Timeline of the French Revolution

from GURPS Scarlet Pimpernel, by Lisa Evans and Robert Traynor

Events not recorded in history are in blue










April: The Parlement of Paris demands that King Louis convene the Estates-General to deal with the grave financial situation

May 8: The King promulgates the Lamoignon Edict, abolishing the Parlement's power to review royal edicts

July: The crown backs down in its dispute with the Parlement, announcing the convening of the Estates-General in the following year.

October: The mysterious "Committee of Thirty" is formed by the "Nationals" group

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March: Elections for the delegates to the Estates-General are held.

May 5: Estates-General convenes at Versailles

June 10: In defiance of royal wishes and led by Abbe Siéyes, the Parisian delegates of the Third Estate meet separately

June 12: The Parisian delegates invite the remaining delegates to join them in independent convocation

June 17: The Third Estate proclaims itself the National Assembly

June 20: Tennis Court Oath. National Assembly assumes sovereignity

June 23: King sides against the reformers and declares null and void the decrees of the new Assembly, to no avail

June 27: Under pressure from the mob, the King orders the remaining abstaining delegates to join the Assembly

July: Several food riots in Paris

July 12: King unwisely dismisses the popular reformist finance minister Necker; spontaneous demonstrations in protest.

July 13: National Gaurd founded; firm commander Lafayette

July 14: Fall of the Bastille

July 17: King accedes to the desires of the constitutionalists.

August 8: Abolition of feudal rights by the Constituent Assembly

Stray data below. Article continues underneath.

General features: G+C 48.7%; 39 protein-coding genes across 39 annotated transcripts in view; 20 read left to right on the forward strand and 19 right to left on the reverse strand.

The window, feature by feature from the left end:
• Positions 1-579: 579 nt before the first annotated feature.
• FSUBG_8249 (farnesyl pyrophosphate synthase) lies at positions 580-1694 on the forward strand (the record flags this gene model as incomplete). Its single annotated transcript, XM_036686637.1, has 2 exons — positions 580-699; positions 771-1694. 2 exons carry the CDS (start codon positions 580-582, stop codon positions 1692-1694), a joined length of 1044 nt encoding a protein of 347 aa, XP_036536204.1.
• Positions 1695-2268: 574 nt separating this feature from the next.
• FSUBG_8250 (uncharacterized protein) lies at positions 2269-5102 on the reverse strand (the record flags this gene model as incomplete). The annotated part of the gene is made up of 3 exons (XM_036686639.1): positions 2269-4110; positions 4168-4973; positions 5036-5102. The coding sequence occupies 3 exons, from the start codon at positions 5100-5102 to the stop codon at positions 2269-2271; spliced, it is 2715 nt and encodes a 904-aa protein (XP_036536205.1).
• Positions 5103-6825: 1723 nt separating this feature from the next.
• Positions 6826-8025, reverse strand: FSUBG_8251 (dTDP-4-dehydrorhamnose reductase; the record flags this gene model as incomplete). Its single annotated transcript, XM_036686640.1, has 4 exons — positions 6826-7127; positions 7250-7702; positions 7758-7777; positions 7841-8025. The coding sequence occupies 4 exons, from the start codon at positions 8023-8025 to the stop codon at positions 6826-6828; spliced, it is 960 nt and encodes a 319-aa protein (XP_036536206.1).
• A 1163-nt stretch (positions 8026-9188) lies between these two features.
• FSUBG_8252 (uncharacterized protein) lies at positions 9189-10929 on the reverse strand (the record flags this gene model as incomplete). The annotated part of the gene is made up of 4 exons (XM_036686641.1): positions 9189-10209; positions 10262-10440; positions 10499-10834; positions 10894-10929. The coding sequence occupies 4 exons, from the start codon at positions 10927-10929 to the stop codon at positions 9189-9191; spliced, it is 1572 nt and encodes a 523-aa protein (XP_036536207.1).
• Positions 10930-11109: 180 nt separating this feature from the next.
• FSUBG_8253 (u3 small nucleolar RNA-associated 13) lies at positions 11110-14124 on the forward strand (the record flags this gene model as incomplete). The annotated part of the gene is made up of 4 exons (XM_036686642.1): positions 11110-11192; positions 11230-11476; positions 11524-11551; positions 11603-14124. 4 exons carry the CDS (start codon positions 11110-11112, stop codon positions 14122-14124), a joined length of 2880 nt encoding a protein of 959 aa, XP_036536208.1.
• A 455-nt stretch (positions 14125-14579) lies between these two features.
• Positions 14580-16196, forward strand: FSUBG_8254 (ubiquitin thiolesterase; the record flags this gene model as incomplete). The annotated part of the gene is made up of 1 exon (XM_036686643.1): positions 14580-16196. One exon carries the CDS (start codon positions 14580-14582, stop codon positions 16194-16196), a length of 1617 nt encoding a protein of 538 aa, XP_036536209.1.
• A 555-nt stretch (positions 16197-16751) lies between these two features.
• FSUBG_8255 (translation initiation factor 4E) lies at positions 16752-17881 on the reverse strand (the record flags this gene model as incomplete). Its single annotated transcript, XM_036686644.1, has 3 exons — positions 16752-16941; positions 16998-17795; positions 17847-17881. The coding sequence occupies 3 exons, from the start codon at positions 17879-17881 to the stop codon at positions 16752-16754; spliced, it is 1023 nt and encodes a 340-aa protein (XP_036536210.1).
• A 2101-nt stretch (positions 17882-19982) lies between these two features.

August 27: Adoption of the Declaration of the Rights of Man and of the Citizen

October 4: Dinner of the Flanders Regiment at Versailles; Sir Percy Blakeney meets Marguerite St. Just at a banquet

October 5: March of the women to Versailles; royal family forced to return to Paris the next day

October 16: The National Assembly moves to Paris

October 19: First Parisian session of the Assembly, in the Archeveche

November 2: Church lands are seized

November 7: Decree passed barring Deputies from the active ministry

December 19: Clerical lands and property worth 400 million livres sold at auction; money used to back the new "assignat" paper currency

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January: Peasant uprisings in Brittany and several other provinces

February 13: Religious orders abolished, remaining monasteries and convents closed

May: Bourbonnais revolts

July 12: Passage of the Civil Constitution of the Clergy

July 14: Fall of Bastille celebrated at the Fête de la Federation; the King and Lafayette preside

July 19: Assembly votes to revoke all titles of nobility

August: City of Nancy revolts; rebellion ruthlessly suppressed